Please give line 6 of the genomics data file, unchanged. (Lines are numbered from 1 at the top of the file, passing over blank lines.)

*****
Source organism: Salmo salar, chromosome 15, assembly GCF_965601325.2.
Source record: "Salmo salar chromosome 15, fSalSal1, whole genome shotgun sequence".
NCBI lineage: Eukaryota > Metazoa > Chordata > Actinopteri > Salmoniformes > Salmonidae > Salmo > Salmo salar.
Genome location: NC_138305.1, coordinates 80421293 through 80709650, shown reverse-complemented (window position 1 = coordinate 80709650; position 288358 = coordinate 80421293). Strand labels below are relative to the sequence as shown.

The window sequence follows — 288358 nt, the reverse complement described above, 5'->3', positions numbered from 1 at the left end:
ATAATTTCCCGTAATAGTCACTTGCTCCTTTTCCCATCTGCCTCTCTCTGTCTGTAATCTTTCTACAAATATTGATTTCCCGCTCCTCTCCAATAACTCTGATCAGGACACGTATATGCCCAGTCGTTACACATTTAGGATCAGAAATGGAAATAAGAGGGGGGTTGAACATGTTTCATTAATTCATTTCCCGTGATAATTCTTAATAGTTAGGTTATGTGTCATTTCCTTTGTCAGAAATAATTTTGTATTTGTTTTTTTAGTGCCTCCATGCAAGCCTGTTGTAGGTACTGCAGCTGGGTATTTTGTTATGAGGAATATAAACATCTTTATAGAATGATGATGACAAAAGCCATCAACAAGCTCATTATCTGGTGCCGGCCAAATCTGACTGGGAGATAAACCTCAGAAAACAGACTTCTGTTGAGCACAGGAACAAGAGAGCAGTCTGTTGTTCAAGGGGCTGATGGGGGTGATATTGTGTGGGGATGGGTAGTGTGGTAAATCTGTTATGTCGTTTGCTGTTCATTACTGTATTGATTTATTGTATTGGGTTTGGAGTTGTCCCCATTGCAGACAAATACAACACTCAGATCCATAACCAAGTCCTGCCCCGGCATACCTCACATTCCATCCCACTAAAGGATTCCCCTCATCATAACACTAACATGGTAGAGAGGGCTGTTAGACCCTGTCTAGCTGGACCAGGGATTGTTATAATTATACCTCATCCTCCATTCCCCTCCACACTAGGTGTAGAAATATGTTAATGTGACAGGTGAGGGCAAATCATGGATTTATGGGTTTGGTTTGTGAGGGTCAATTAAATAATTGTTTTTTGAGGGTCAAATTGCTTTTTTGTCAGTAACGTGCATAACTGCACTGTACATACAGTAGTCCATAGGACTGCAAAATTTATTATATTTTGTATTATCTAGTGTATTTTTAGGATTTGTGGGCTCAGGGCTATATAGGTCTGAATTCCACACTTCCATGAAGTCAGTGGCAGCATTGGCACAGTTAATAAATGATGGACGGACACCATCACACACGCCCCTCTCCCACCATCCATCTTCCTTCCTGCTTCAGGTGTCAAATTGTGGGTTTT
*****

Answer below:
ATAATTTCCCGTAATAGTCACTTGCTCCTTTTCCCATCTGCCTCTCTCTGTCTGTAATCTTTCTACAAATATTGATTTCCCGCTCCTCTCCAATAACTCTGATCAGGACACGTATATGCCCAGTCGTTACACATTTAGGATCAGAAATGGAAATAAGAGGGGGGTTGAACATGTTTCATTAATTCATTTCCCGTGATAATTCTTAATAGTTAGGTTATGTGTCATTTCCTTTGTCAGAAATAATTTTGTATTTGTTTTTTTAGTGCCTCCATGCAAGCCTGTTGTAGGTACTGCAGCTGGGTATTTTGTTATGAGGAATATAAACATCTTTATAGAATGATGATGACAAAAGCCATCAACAAGCTCATTATCTGGTGCCGGCCAAATCTGACTGGGAGATAAACCTCAGAAAACAGACTTCTGTTGAGCACAGGAACAAGAGAGCAGTCTGTTGTTCAAGGGGCTGATGGGGGTGATATTGTGTGGGGATGGGTAGTGTGGTAAATCTGTTATGTCGTTTGCTGTTCATTACTGTATTGATTTATTGTATTGGGTTTGGAGTTGTCCCCATTGCAGACAAATACAACACTCAGATCCATAACCAAGTCCTGCCCCGGCATACCTCACATTCCATCCCACTAAAGGATTCCCCTCATCATAACACTAACATGGTAGAGAGGGCTGTTAGACCCTGTCTAGCTGGACCAGGGATTGTTATAATTATACCTCATCCTCCATTCCCCTCCACACTAGGTGTAGAAATATGTTAATGTGACAGGTGAGGGCAAATCATGGATTTATGGGTTTGGTTTGTGAGGGTCAATTAAATAATTGTTTTTTGAGGGTCAAATTGCTTTTTTGTCAGTAACGTGCATAACTGCACTGTACATACAGTAGTCCATAGGACTGCAAAATTTATTATATTTTGTATTATCTAGTGTATTTTTAGGATTTGTGGGCTCAGGGCTATATAGGTCTGAATTCCACACTTCCATGAAGTCAGTGGCAGCATTGGCACAGTTAATAAATGATGGACGGACACCATCACACACGCCCCTCTCCCACCATCCATCTTCCTTCCTGCTTCAGGTGTCAAATTGTGGGTTTT